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Too Much of a Good Thing – The End of the Road for Beat Any Price?

Peter Reville |

OK, I get it; the way we shop is changing. But when does it end? In an effort to get people in the door or on the screen, retailers are giving away the farm. Think “Extreme Couponing” gone mainstream. Nowadays when we go to buy items, big and small, we start out on the web looking for coupon codes, printable coupons and the like that we can take to the retailer to save a few bucks. Just look at the success of site like retailmenot.com, not to mention price comparisons, reviews and free shipping. Our in-boxes are clogged with offers from retailers every day. There are even websites that identify the best time to buy a particular item to ensure the best deal.

Sounds like a big win for the consumer. Or have retailers created a monster?

Do deals and offers engender loyalty and repeat business? Ask retailers who tried Groupon.

Many report that deal seekers don’t come back after they receive the one time deep discount. They get their deal and move on to the next one.

And how are consumers going to react when deals are pushed to their smartphone, tablet and every other device they own? Likely reactions are overload or shutdown.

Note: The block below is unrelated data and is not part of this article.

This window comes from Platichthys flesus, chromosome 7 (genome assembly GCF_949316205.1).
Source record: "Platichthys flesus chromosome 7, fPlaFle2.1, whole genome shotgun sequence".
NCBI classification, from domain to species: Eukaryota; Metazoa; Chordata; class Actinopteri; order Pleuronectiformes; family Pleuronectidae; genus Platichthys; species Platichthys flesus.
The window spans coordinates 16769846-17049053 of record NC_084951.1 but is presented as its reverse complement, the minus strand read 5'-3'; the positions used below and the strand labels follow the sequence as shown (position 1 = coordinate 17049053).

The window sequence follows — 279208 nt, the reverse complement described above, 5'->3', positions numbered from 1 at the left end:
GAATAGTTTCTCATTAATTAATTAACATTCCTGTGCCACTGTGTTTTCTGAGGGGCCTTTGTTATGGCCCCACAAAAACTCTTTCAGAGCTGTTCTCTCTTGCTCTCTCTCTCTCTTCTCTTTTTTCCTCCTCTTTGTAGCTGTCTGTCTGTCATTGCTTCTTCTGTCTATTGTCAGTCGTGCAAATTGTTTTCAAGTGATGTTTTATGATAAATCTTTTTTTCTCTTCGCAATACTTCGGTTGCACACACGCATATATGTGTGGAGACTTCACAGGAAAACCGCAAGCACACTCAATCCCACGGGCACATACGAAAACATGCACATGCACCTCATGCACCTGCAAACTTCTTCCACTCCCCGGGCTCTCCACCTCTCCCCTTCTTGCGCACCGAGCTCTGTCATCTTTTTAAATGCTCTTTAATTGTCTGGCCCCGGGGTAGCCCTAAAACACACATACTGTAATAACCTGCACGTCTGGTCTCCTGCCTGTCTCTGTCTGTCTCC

Retailers these days already are facing thin margins and extreme competition (think Borders) and the constant demand for deals cannot be helpful to the bottom line. It has been proven that the adage “sell at a loss and make it up in volume”, doesn’t, and will never, work.

It’s all about value. When everything becomes commoditized it is the retailer who provides the value that consumers are willing to pay for, who will come out on top.

I get it, much easier said than done. I’m not saying that deals and offers are bad, I’m advocating the use of information to, judiciously, push/offer relevant discounts to the right customer.  Relevancy and value are key to generating the ever important loyalty that retailers are looking for.

I know I’m asking a lot of questions and providing few answers, but I think this issue is still very open to a lively discussion. What do you think?

Topics: Payments Strategy

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1 Comment

  1. Stanford said on April 15, 2013 at 11:57 am | Reply

    Definitely brain watering (food for thought). Retailers do need to provide more value to generate repeat business; perceived or real, shoppers want to feel valued. Retailers need to stop using one-size-fits all paper vouchers and spam offers. How they do this.. in a recession prone, and as you aptly put it in an ever more commoditised retail space..remains to be seen. Last one to the finish line here will surely cease to exists in the ruthless retail world. Brands like MasterCard have a key role here and fortuitously find themselves in probably the best places to influence the next generation shopping experience…the world is watching.